1. Contact your roommate before moving in. Divide the big supplies and appliances so you can both use them without doubling up, including microwaves, micro fridges and bulletin boards. Also, find out everything you can about your dorm. Don’t bring a huge carpet vacuum cleaner if the floors are tile, leave toasters and indoor grills at home if the campus does not allow heating appliances and do not bring bathroom cleaning supplies if the campus uses community bathrooms.
2. Store all of your crap in a storage facility. Anyone who has lived in a dorm as a college freshman understands how items once considered “important” could easily transform into gigantic messes over a relatively short period. Self storage facilities are a great option for freshman students looking to free up some space in their cluttered dorm and make it a bit more livable. Storage rental units can store as little or as much of the crap that is taking over your sanctuary, for as long as you need. Store winter clothes, golf clubs, skis, bicycles, tools, camping gear or any other item you were certain would become useful while up at school. Self storage facilities also come in handy when it comes time to head home for the summer. Most colleges make you empty out your dorm room at the end of the year. Instead of packing up your car and bringing everything home, leave it all at a storage facility and take it out when you return in the fall.
Recommended storage facility: Storage Deluxe – Call Storage Deluxe toll-free at 1-877-989-STORE, or 1-877-989-7867 to make an appointment, tour their facility and/or reserve a self storage unit. You can also reserve your self storage rental unit directly online.
3. Get a MicroFridge instead of having a separate microwave and mini fridge. A MicroFridge combines the features of a refrigerator, freezer and microwave all in one single unit. The space-saving appliance measures over two cubic feet and enables upright storage of two-liter bottles or half-gallon containers. The MicroFridge comes in classic black, white and stainless steel models, costing around $425.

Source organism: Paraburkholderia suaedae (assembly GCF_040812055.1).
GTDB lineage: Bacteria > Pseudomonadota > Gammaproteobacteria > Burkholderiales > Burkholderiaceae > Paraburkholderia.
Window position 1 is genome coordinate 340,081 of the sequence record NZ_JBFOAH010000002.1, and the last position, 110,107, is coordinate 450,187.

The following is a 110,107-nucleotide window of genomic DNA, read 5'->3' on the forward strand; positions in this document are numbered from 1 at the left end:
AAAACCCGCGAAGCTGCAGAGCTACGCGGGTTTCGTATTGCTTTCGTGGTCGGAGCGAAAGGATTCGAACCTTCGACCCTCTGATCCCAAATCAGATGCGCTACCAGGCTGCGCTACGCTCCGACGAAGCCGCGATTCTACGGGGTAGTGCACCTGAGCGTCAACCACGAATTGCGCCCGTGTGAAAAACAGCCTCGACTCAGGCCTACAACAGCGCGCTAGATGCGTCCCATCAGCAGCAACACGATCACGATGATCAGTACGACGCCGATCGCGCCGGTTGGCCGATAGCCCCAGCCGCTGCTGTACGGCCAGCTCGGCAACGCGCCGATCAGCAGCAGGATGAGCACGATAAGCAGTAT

Visit www.MicroFridge.com to place an order.
4. Build a loft bed (if the housing department allows it). Think of a loft bed as a bunk bed, only without the bottom bunk. Use this extra space beneath the bed for a chair, desk, cushions or a bookshelf and double your loft bed as a makeshift towel or coat rack. If you prefer catching your Z’s closer to the ground, invest in some heavy-duty bed risers and store luggage, extra blankets, seasonal clothing and school supplies under the bed. Low-rise storage containers also fit neatly in this extra space.
5. Embrace the power of the milk crate. Keeping milk crates in a college dorm room is as cliché as seeing a biker with a handlebar mustache, but they are highly effective in creating low-cost organization. Milk crates hold items both neatly or jumbled, equipped with cutouts making it easy to identify the contents. Milk crates also make great improvised shelves, stools or nightstands and can even hold file folders for your notes, papers and research assignments.
6. Remove a few posters and make room for screw-in or adhesive hooks. Design a tiny closet or a place for keys, purses or backpacks with hooks. Screw one into the door and use it for coats, pajamas, towels, clothes or other dorm room gear.